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Al F

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    Photography, Scenic traveling & camping.

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  1. Al F

    RVing South of the Border - see Argentina

    Well our 30' Winnebago Class A probably could, marginally, make the trip, but DW is definitely not up to the trip. I have a fair amount of small tight bumpy road experience, including taking this RV more than half way (233miles) up the haul road toward Prudhoe Bay in Alaska. I feel very certain that I would want a smaller more maneuverable vehicle for your trip. For my enjoyment of the trip a 4x4 truck camper would be ideal. High clearance, maneuverable, etc.
  2. Al F

    RVing South of the Border - see Argentina

    I read the 120 day South America trip on the website. Sounds like an amazing trip. I don't think we have quite the RV for it.
  3. Al F

    RVing South of the Border - see Argentina

    Here are three links to folks who have done trips similar to this: Sprinter Van Diaries Our Open Road Van Build – Sprinter Van Diaries
  4. Al F

    RVing South of the Border - see Argentina

    Are you leading a tour group, or just looking for a group of informal travelers?
  5. Al F

    Maine

    I would pick up I-40 and head east to a little past Knoxville where you pick up I-81. Take I-81 to I-84 in Scranton, PA. From there take I-84 and I-90 to Boston. That should put you in Boston about mid April. If you are comfortable running your RV on 15-20 amp service, a really great place to Camp is Wompatuck SP a little south of Boston. Since you would be there in April you won't need to run your air conditioner and 20 amp service should keep the rest of stuff going. The great thing about the SP is that it is about a 3-5 mile drive to the train/subway station taking you into Boston. You can easily spend 10 days to 2 weeks exploring Boston. Salem, MA is worth a stop. Coming into Acadia NP in early May is a good time to miss the crowds. Some RV Parks along the coast don't open until mid May. The interior of the state probably doesn't open until June ?? Have you considered touring the Atlantic Provenience's in Canada: Specifically New Brunswick, PEI and Nova Scotia. Additionally, a 4-7 week trip to Newfoundland is a great place to visit. Don't go to NL before about July 1st. A NL native told us, June in NL is cold, foggy and rainy. The cold ocean currents from the north hits the warmer Gulf Stream and makes a mess of weather. Basically this is what we did in 2008. We left Texas in late March, stopped in Lancaster, PA, then Boston, Maine, NB, NS, and NL. We spent 7 weeks in NL and loved it.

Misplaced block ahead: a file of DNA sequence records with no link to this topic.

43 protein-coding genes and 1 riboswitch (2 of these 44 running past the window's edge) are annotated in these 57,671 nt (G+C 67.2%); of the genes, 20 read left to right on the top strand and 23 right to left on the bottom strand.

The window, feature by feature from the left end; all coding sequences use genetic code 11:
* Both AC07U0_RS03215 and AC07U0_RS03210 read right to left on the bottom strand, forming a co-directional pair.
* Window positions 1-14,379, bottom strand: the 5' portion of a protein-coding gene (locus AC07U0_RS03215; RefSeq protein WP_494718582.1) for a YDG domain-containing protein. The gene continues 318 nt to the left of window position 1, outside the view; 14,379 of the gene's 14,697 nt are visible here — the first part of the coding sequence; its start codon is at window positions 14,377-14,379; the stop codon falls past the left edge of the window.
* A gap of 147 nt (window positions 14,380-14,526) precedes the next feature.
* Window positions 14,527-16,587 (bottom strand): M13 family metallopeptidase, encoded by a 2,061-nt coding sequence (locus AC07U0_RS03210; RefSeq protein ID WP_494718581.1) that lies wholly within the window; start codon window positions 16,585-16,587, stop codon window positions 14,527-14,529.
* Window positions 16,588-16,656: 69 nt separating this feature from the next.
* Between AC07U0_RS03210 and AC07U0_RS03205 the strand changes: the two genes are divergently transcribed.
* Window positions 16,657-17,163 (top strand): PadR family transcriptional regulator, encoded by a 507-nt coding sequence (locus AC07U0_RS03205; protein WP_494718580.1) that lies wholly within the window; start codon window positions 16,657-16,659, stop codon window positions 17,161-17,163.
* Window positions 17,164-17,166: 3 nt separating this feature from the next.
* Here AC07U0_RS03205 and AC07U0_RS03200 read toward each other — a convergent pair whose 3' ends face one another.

6. Al F

    Camping in Acadia National Park

    If you are looking to stay this summer season, probably any campsite you can still get a reservation for. While I have not specifically checked Acadia for this year, these very popular NP's fill up very early. Many times they fill within minutes or a few hours of the reservation window opening.
  7. I would think "instant" is it would only take minutes to break the encryption code instead of hours or days of computing time. Breaking encryption code is not free, so someone would have to have a good reason to spend the money read the files we have encrypted on our computers. The cost of quantum computers would be pretty expensive. For the super computers in use today, it still costs quite a bit of money to buy the computer time to break the code.
  8. Al F

    Keeping RV Fridge Cool While Driving